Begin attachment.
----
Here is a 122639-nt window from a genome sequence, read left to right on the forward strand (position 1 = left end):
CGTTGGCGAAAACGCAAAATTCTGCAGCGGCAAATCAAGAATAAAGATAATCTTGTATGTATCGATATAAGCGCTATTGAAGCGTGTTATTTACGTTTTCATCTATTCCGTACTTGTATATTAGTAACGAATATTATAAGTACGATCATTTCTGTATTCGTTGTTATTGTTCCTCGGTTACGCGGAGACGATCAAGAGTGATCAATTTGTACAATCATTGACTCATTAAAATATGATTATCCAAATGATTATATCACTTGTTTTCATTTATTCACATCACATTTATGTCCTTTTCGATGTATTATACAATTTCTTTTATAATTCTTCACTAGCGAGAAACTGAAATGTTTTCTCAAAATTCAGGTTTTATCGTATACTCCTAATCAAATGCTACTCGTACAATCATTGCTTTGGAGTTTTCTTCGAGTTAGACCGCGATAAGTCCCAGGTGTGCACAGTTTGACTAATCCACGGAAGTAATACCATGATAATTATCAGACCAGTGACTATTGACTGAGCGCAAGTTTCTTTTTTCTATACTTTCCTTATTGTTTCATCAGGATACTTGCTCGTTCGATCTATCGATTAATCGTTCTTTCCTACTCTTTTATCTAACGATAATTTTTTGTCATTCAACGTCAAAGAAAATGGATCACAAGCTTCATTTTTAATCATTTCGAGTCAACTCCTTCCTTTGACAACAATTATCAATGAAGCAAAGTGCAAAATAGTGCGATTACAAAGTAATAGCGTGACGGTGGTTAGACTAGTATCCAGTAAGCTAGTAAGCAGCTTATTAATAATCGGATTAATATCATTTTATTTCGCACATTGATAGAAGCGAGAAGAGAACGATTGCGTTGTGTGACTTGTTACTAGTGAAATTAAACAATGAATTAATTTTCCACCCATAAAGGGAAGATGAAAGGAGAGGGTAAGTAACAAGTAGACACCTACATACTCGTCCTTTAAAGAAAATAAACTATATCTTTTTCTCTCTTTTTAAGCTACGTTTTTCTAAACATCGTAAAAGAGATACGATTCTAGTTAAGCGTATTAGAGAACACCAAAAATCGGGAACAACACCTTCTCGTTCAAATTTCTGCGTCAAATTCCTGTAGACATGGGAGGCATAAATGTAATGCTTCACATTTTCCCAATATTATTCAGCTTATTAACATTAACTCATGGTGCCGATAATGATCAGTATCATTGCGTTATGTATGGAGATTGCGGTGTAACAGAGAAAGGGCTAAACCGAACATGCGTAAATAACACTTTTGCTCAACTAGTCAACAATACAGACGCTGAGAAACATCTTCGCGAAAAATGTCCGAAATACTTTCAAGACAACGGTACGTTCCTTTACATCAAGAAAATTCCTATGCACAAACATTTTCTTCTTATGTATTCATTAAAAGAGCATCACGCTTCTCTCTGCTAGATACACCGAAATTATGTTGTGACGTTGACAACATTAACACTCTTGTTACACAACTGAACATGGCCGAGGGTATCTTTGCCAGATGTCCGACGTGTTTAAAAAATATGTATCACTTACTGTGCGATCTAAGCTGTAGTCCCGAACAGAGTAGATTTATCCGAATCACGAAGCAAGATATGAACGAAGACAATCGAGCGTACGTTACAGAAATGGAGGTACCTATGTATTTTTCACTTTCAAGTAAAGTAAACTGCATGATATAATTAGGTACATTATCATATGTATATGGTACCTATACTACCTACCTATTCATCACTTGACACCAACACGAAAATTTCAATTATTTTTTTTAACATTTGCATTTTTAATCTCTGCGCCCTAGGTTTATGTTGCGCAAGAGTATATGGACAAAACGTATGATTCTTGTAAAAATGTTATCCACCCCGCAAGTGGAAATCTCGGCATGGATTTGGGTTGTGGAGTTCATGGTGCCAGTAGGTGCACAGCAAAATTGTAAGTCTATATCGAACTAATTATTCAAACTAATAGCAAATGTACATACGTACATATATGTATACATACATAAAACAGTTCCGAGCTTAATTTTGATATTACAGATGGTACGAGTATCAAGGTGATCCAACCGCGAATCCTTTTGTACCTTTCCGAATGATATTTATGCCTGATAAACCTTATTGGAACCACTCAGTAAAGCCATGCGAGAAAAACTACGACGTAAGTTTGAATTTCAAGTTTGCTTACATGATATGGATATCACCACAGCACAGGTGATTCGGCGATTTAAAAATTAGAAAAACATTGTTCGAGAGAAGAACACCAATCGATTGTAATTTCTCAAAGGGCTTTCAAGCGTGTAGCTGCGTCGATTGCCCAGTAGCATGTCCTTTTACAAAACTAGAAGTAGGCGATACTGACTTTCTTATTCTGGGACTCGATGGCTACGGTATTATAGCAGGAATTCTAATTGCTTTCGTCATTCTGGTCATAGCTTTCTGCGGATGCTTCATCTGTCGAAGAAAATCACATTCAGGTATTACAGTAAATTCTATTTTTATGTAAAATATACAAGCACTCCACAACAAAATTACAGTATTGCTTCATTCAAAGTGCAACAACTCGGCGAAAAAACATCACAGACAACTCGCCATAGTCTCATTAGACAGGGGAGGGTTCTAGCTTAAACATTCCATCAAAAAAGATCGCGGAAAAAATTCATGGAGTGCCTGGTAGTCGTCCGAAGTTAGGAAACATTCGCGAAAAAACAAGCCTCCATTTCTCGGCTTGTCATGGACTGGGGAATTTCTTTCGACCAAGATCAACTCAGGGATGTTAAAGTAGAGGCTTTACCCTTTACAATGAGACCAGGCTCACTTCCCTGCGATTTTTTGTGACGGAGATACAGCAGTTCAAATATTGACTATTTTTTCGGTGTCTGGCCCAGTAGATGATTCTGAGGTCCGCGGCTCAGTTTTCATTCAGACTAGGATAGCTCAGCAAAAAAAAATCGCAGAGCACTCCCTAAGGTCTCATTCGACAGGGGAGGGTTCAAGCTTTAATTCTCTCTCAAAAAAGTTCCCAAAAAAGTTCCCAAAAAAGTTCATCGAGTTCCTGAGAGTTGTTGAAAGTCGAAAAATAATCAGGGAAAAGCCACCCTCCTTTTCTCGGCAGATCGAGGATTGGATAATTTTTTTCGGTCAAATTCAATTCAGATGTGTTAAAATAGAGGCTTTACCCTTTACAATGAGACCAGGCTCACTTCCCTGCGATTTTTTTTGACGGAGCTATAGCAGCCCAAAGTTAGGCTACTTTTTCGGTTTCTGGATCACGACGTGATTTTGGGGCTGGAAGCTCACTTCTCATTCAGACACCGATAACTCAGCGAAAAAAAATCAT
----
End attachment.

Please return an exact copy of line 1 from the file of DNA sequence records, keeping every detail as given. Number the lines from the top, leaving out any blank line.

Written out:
Here is a 122639-nt window from a genome sequence, read left to right on the forward strand (position 1 = left end):